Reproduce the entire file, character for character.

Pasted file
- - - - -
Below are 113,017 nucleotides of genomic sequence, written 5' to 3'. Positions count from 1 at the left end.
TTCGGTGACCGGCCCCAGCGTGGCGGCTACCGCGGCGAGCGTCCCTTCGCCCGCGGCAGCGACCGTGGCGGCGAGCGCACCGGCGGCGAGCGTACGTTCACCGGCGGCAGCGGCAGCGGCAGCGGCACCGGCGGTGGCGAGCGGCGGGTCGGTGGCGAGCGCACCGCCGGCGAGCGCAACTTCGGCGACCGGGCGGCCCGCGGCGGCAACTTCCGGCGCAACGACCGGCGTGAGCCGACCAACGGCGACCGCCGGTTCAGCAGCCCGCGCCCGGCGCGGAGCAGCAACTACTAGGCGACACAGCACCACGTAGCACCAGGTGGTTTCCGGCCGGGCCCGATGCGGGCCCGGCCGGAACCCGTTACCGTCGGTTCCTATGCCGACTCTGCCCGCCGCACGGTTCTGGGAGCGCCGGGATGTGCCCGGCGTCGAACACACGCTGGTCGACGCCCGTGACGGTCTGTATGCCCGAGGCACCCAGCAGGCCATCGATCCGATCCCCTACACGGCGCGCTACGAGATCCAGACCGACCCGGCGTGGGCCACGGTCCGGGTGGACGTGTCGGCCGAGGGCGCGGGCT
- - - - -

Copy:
Below are 113,017 nucleotides of genomic sequence, written 5' to 3'. Positions count from 1 at the left end.
TTCGGTGACCGGCCCCAGCGTGGCGGCTACCGCGGCGAGCGTCCCTTCGCCCGCGGCAGCGACCGTGGCGGCGAGCGCACCGGCGGCGAGCGTACGTTCACCGGCGGCAGCGGCAGCGGCAGCGGCACCGGCGGTGGCGAGCGGCGGGTCGGTGGCGAGCGCACCGCCGGCGAGCGCAACTTCGGCGACCGGGCGGCCCGCGGCGGCAACTTCCGGCGCAACGACCGGCGTGAGCCGACCAACGGCGACCGCCGGTTCAGCAGCCCGCGCCCGGCGCGGAGCAGCAACTACTAGGCGACACAGCACCACGTAGCACCAGGTGGTTTCCGGCCGGGCCCGATGCGGGCCCGGCCGGAACCCGTTACCGTCGGTTCCTATGCCGACTCTGCCCGCCGCACGGTTCTGGGAGCGCCGGGATGTGCCCGGCGTCGAACACACGCTGGTCGACGCCCGTGACGGTCTGTATGCCCGAGGCACCCAGCAGGCCATCGATCCGATCCCCTACACGGCGCGCTACGAGATCCAGACCGACCCGGCGTGGGCCACGGTCCGGGTGGACGTGTCGGCCGAGGGCGCGGGCT